Serving the GW Community since 1904

The GW Hatchet


The GW Hatchet

Serving the GW Community since 1904

The GW Hatchet

Sign up for our twice-weekly newsletter!

Former Michigan state representative talks Armenian identity, political advocacy

Mari Manoogian, a GW alumni, said her involvement in the GW Armenian Student Association prepared her for a career of politics.
Karsyn Meyerson | Staff Photographer
Former Michigan state representative and GW alumni Mari Manoogian discussed how the state is helping support Armenian people during the moderated discussion at Phillips Hall.

A former Michigan state representative said her experiences studying at GW helped shape her identity as an Armenian woman and catalyzed her career in politics at an event in Phillips Hall on Monday. 

Former state Rep. Mari Manoogian (D-MI), a GW alumni who used to represent Michigan’s 40th district, said her involvement in the GW Armenian Student Association as a student prepared her for her political career by working with different individuals and engaging in advocacy. The event was hosted by the GWASA and moderated by senior Aline Keledjian, the vice president of the association. 

Manoogian, who graduated from GW with a Bachelor of Arts in international affairs in 2014 and a Masters of Arts in global communication and international organizations in 2017, said she helped found the GWASA while studying at GW. She said interacting with individuals with different perspectives in campus advocacy organizations at GW helped form her relationship with her own Armenian background.

“You are surrounded by people from all different backgrounds and different walks of life,” Manoogian said. “I think that really shaped how I engaged with my identity.”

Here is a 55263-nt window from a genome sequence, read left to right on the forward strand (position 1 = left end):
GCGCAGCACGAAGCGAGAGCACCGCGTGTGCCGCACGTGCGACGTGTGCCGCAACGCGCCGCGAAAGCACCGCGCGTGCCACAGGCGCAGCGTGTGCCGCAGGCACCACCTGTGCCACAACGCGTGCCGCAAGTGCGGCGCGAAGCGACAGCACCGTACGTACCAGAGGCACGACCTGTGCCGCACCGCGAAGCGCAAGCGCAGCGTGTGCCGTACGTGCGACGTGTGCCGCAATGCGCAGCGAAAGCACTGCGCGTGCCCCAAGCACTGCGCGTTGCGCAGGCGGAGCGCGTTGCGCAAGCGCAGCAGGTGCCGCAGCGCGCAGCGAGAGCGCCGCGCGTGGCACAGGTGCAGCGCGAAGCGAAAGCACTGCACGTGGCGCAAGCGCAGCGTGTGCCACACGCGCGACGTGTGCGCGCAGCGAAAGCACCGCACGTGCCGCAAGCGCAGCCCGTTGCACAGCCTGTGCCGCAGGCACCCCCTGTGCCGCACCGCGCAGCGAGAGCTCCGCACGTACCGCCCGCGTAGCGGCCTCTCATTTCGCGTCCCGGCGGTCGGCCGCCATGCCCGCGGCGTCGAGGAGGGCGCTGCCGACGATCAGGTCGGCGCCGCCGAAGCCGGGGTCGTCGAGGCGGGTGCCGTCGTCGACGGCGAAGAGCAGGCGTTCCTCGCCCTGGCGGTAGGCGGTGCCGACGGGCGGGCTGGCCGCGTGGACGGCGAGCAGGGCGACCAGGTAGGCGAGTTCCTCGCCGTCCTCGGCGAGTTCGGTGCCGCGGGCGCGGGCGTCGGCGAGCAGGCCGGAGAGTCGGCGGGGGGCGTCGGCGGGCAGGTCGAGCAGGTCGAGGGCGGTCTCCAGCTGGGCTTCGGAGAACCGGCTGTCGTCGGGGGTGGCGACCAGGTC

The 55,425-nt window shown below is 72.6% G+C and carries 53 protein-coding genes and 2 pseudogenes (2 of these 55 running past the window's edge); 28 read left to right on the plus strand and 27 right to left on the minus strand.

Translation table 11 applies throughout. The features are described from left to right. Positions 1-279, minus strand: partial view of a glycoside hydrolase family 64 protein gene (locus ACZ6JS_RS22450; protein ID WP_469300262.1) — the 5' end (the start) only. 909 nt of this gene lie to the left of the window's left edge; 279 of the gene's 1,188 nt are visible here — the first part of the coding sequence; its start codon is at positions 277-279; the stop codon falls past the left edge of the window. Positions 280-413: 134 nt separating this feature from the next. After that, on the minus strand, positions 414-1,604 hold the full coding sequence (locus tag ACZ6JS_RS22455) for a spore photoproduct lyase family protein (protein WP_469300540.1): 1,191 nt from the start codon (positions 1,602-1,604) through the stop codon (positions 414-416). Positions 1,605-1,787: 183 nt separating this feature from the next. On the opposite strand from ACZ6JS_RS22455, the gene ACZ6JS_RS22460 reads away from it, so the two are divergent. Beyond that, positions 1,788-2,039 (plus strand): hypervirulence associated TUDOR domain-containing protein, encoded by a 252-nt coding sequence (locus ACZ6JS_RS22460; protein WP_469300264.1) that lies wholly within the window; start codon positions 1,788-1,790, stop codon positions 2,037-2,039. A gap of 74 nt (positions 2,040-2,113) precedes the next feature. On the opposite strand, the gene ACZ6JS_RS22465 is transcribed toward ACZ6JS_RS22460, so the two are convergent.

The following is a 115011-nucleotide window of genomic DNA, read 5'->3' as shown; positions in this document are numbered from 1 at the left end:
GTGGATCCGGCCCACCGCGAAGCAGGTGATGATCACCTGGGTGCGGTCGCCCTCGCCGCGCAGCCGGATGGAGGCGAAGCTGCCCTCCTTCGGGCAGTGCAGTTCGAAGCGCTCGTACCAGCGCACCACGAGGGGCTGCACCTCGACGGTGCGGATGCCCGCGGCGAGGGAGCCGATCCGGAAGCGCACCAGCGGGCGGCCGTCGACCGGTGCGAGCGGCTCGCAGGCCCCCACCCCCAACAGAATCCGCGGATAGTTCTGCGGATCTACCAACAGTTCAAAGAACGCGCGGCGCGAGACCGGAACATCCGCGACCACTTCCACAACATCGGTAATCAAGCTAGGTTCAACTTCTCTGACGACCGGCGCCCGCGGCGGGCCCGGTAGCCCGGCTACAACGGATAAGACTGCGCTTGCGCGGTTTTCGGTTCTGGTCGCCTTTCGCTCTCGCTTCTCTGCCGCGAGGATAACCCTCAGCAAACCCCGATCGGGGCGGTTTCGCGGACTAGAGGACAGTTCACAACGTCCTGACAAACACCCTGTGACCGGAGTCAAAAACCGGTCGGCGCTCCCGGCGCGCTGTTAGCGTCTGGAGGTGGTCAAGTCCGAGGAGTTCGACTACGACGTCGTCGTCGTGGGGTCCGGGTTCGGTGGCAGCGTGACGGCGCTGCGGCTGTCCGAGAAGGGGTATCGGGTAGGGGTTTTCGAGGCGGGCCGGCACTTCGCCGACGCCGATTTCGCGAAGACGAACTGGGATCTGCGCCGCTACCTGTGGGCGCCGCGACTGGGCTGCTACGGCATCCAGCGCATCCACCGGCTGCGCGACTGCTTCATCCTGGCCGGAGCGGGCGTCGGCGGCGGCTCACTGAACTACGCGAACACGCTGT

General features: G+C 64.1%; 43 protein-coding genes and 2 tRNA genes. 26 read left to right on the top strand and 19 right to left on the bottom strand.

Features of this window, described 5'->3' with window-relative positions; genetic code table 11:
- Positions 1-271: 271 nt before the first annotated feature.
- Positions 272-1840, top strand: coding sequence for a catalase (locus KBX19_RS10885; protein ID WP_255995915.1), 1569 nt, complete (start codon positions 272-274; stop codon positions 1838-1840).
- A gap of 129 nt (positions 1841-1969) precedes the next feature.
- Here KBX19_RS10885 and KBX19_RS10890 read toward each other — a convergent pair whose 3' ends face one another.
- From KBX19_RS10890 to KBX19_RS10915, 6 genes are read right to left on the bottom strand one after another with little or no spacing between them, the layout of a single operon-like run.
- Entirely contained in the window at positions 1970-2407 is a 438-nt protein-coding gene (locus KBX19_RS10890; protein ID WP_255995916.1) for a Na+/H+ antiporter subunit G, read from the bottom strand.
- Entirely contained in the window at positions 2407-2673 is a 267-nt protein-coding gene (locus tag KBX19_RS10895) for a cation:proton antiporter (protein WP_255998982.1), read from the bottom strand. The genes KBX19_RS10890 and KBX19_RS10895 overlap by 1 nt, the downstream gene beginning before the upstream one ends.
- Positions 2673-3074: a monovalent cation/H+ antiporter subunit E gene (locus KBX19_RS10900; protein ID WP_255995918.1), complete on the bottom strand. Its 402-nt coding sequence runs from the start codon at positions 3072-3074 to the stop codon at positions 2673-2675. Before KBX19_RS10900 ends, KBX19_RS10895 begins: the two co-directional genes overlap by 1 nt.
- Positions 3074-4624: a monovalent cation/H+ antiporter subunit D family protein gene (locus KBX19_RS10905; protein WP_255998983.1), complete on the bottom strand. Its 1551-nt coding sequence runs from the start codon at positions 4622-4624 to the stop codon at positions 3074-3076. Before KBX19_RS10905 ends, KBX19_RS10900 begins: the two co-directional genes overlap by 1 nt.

Manoogian served two terms in the Michigan House of Representatives from 2019 to 2023. She said the low number of female representatives in state legislatures across the country inspired her to run for office.

“I went to this event where there was a presentation that was given by a few different organizations about state legislatures,” Manoogian said. “In particular, they talked about how there was a real lack of female representation across the board regardless of political affiliation prior to the 2016 election cycle.”  

While serving in the legislature, Manoogian enacted a resolution to name April 24 as the Day of Remembrance for the Armenian Genocide in the state of Michigan. The Armenian Genocide occurred from 1915 to 1917 when the government of the Ottoman Empire orchestrated a systematic ethnic cleansing of Christian Armenians, resulting in the death of at least 664,000 Armenians. 

She added that the Michigan legislature has passed multiple laws concerning Nagorno-Karabakh, also known as Atrsakh — an ethnically Armenian territory that Armenia and Azerbaijan have disputed since the two countries gained independence from the Soviet Union in the 1990s. The Michigan State House of Representatives approved a resolution in 2017 to urge the U.S. to recognize Nagorno-Karabakh as an independent territory and promote security in the Caucasus region. 

An Azerbaijani military offensive against the region this month has increased fears among Armenians and the international community of a potential ethnic cleansing by the Azerbaijani government, causing a surge of Armenian refugees from the region to flee to Armenia, according to the BBC. 

“Michigan state law is actually super progressive on Artsakh,” Manoogian said. “We have mandated genocide education legislation and we have legislation in the State Senate that supports Artsakh’s right to self determination.” 

Manoogian said it is difficult for Armenian-Americans to watch and listen to the events impacting Armenians in Nagorno-Karabakh but that people must advocate for those living in the region. Manoogian said she is working with several international aid organizations to provide relief for affected families trying to contact their families in Armenia and that one of the best ways for people to offer their support is through the work of those organizations.

“We are in the process of trying to set up a clearinghouse for information where you can donate your time and talent,” Manoogian said. “Being able to donate to people who are on the ground so they can get resources will be helpful.”

More to Discover
Donate to The GW Hatchet